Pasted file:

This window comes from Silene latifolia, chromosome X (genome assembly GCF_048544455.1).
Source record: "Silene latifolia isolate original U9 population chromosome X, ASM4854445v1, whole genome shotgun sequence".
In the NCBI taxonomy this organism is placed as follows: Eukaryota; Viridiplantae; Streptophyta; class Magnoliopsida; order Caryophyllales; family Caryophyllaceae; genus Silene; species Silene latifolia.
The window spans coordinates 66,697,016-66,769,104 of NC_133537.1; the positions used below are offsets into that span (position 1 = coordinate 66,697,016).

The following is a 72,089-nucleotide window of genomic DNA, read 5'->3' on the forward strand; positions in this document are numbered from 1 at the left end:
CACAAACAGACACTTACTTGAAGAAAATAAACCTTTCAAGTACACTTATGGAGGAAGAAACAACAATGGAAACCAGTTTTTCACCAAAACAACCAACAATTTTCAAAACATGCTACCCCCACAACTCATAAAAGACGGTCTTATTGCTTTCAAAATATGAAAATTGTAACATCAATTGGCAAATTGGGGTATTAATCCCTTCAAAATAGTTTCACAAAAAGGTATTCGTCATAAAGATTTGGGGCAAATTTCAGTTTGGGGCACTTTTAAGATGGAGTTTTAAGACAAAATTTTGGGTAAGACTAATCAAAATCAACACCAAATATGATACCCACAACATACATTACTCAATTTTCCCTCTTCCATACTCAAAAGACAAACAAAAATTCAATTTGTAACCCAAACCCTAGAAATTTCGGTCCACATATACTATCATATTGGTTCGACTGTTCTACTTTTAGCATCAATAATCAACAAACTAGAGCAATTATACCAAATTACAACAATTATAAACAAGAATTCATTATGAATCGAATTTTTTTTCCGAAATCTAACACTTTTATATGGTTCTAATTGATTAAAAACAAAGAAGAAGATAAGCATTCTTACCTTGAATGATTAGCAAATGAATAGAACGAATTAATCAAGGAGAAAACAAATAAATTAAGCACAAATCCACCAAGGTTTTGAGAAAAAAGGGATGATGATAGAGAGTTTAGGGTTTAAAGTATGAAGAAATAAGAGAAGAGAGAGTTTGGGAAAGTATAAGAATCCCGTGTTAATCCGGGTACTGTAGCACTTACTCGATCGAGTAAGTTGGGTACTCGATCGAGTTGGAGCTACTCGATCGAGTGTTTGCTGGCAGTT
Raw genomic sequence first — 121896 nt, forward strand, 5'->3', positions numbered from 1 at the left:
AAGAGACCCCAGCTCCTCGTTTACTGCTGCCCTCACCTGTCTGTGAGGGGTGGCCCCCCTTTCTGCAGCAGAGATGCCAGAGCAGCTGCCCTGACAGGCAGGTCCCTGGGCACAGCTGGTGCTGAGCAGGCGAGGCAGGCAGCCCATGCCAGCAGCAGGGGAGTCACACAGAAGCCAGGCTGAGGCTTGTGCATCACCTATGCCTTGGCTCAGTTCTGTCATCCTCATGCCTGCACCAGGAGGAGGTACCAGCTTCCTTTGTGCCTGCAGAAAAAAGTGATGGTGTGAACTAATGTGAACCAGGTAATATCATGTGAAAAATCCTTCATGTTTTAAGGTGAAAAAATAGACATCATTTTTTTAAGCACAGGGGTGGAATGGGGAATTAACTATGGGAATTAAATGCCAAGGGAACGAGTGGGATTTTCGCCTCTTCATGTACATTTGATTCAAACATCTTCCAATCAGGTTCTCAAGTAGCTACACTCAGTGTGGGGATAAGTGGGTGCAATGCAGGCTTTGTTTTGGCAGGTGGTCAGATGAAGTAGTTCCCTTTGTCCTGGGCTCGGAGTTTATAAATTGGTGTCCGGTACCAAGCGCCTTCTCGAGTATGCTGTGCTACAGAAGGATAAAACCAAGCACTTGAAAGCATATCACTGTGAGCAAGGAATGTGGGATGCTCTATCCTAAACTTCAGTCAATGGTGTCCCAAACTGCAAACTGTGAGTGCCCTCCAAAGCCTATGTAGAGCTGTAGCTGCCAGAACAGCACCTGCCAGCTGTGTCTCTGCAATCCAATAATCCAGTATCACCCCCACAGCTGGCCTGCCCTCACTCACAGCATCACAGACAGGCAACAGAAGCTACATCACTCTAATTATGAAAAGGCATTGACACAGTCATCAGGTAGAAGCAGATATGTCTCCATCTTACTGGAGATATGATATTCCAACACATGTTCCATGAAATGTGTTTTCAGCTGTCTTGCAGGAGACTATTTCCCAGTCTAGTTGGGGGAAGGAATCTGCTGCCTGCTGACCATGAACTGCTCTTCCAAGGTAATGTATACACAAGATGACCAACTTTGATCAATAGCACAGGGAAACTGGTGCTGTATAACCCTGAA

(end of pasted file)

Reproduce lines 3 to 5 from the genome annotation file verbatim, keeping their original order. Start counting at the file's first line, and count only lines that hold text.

In the NCBI taxonomy this organism is placed as follows: Eukaryota; Viridiplantae; Streptophyta; class Magnoliopsida; order Caryophyllales; family Caryophyllaceae; genus Silene; species Silene latifolia.
The window spans coordinates 66,697,016-66,769,104 of NC_133537.1; the positions used below are offsets into that span (position 1 = coordinate 66,697,016).

The following is a 72,089-nucleotide window of genomic DNA, read 5'->3' on the forward strand; positions in this document are numbered from 1 at the left end: